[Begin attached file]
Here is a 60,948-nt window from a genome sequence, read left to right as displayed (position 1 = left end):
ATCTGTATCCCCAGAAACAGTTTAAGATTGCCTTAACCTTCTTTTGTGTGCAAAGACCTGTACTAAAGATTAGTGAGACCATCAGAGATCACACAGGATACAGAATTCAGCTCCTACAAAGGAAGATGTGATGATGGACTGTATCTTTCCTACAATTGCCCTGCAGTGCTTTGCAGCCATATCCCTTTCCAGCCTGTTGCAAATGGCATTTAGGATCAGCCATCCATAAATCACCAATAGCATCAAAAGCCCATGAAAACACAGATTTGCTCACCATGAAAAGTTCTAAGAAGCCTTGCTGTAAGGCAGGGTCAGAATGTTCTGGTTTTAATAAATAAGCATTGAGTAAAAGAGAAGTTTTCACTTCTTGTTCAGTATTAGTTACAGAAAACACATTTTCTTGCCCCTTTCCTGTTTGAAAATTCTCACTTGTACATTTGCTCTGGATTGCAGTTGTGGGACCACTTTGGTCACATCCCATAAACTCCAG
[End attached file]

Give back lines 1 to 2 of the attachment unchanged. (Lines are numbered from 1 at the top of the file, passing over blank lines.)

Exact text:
Here is a 60,948-nt window from a genome sequence, read left to right as displayed (position 1 = left end):
ATCTGTATCCCCAGAAACAGTTTAAGATTGCCTTAACCTTCTTTTGTGTGCAAAGACCTGTACTAAAGATTAGTGAGACCATCAGAGATCACACAGGATACAGAATTCAGCTCCTACAAAGGAAGATGTGATGATGGACTGTATCTTTCCTACAATTGCCCTGCAGTGCTTTGCAGCCATATCCCTTTCCAGCCTGTTGCAAATGGCATTTAGGATCAGCCATCCATAAATCACCAATAGCATCAAAAGCCCATGAAAACACAGATTTGCTCACCATGAAAAGTTCTAAGAAGCCTTGCTGTAAGGCAGGGTCAGAATGTTCTGGTTTTAATAAATAAGCATTGAGTAAAAGAGAAGTTTTCACTTCTTGTTCAGTATTAGTTACAGAAAACACATTTTCTTGCCCCTTTCCTGTTTGAAAATTCTCACTTGTACATTTGCTCTGGATTGCAGTTGTGGGACCACTTTGGTCACATCCCATAAACTCCAG